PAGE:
Oda: I mean Kashiwazaki Kariwa is incredibly symbolic. It's symbolic in a sense that it's the last nuclear power plant operated by Tepco, the company responsible for the Fukushima Dai-Ichi disaster. And if this one were to be able to restart, I think the Japanese government sees it as a positive thing that boosts sentiment to adopt more nuclear power use. So, I think the government really is looking at it as a critical piece of the puzzle. 

Ha: Welcome to The Big Take Asia from Bloomberg News. I’m Oanh Ha. Every week, we take you inside some of the world's biggest and most powerful economies, and the markets, tycoons and businesses that drive this ever-shifting region. Today on the show – Will the world’s biggest nuclear power plant get a second chance?

Ha: Japan has a relatively long history of developing nuclear power. The country’s first nuclear reactor began operating in 1966.

Oda:  So Japan's always been resource scant. We import a lot of our energy needs from abroad. In the 1970s Japan was impacted by the oil shocks. That was one of the drivers for Japan then to turn to use of nuclear power because they thought that it's important to reduce dependency on imports of energy. So, at one point, Japan had a goal to boost nuclear power use to 50% of its power mix by 2030.

Ha: With that goal, Japan boasted 54 nuclear reactors throughout the country in 2011 – among the most globally – and made nuclear energy a strategic priority. And it worked. At one point, nuclear was about a third of Japan's power mix. Until Fukushima.

Oda: So in March 11, 2011, there was a massive earthquake and tsunami that struck the northeastern coast of Japan.

BTV Mike Firn: We’ve already seen waves four meters high that’s 13 feet. We saw houses being swept into rice fields there…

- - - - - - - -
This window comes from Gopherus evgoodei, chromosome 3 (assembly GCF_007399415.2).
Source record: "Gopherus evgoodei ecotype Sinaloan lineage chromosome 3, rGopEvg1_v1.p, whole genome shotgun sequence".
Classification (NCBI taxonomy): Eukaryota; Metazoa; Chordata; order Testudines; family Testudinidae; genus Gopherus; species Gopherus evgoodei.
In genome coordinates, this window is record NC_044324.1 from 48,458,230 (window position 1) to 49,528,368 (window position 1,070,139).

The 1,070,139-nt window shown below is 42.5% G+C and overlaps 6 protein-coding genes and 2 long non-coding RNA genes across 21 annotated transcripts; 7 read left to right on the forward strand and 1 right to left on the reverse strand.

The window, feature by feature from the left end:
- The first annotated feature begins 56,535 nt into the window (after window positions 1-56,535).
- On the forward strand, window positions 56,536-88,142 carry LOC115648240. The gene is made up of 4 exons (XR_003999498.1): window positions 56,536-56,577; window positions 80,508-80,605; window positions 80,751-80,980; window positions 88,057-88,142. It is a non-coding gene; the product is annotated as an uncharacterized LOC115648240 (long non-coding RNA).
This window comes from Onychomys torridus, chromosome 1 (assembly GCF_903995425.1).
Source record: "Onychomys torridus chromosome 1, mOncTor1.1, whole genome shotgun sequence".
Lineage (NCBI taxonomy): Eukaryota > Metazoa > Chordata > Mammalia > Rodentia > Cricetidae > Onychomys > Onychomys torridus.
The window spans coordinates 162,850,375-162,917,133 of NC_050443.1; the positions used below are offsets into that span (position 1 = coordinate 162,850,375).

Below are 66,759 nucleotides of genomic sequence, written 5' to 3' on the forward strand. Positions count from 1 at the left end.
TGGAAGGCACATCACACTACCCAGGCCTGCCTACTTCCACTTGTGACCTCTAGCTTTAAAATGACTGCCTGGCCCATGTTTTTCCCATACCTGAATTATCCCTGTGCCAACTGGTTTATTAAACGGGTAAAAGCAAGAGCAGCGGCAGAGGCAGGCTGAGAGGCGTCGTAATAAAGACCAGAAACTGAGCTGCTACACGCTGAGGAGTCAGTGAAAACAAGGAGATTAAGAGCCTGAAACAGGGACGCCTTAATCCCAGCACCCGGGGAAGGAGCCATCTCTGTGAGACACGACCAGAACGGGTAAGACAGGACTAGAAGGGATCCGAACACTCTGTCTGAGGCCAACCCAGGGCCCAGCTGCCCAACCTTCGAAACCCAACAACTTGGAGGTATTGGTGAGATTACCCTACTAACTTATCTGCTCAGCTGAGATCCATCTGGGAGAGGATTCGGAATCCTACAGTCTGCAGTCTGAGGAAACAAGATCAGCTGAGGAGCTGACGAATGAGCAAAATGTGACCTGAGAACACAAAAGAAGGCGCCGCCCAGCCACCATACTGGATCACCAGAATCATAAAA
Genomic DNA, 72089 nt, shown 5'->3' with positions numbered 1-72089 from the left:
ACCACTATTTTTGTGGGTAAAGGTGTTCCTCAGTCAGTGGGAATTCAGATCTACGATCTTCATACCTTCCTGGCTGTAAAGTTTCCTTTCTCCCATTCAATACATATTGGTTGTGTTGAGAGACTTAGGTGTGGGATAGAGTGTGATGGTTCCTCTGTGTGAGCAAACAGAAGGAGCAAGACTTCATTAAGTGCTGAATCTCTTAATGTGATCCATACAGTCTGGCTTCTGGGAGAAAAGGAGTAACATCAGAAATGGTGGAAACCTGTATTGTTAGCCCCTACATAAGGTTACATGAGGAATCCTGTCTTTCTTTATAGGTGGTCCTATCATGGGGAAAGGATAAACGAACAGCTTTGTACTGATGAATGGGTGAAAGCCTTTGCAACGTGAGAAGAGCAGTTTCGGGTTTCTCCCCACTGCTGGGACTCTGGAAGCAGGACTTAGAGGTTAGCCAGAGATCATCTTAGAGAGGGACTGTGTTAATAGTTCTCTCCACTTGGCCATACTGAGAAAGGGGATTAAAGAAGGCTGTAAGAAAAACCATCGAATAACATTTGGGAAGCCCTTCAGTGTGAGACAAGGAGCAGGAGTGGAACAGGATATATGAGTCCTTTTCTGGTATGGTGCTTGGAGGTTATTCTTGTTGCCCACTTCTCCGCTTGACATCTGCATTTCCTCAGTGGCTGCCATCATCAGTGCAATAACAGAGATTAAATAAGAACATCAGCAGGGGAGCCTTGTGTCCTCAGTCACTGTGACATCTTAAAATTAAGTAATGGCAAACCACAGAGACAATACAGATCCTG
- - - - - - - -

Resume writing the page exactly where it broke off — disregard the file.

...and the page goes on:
Oda: And this tsunami overwhelmed Tepco's Fukushima Dai-Ichi nuclear power plant, and it led to a power loss and failure to cool down the nuclear reactors there. And it caused a meltdown. 

BTV John Brinsley: An evacuation was ordered less than an hour ago for residents that live within about 2 kilometers of a reactor in the prefecture of Fukushima.

Ha: The Fukushima disaster is regarded as the worst nuclear accident since Chernobyl in 1986. In the aftermath of Fukushima, Japan suspended operations of all of its 54 nuclear reactors — and permanently scrapped about a third of them.

Oda: Fukushima basically changed everything. The disaster really changed Japan's energy policy. Japan took all of its nuclear power plants offline to check for safety, and they also put in place a new regulatory framework that requires utilities to follow that process before they can bring nuclear reactors back online. 

Ha: Since Fukushima, Japan has restarted 12 nuclear reactors, and five more are waiting to come back online pending additional approvals. That includes two reactors at KK. Shoko spoke with Rafael Grossi, director general of the International Atomic Energy Agency. He thinks it’s important for Japan to be able to rely on nuclear energy, again. 

Oda: He thought that Japan has all these nuclear reactors sitting idle in the country. All of that capacity that’s wasted, that's sitting there, has potential to lower carbon emissions from coal and gas plants. But it's just, the restart takes such a long time and that it just remains there collecting dust.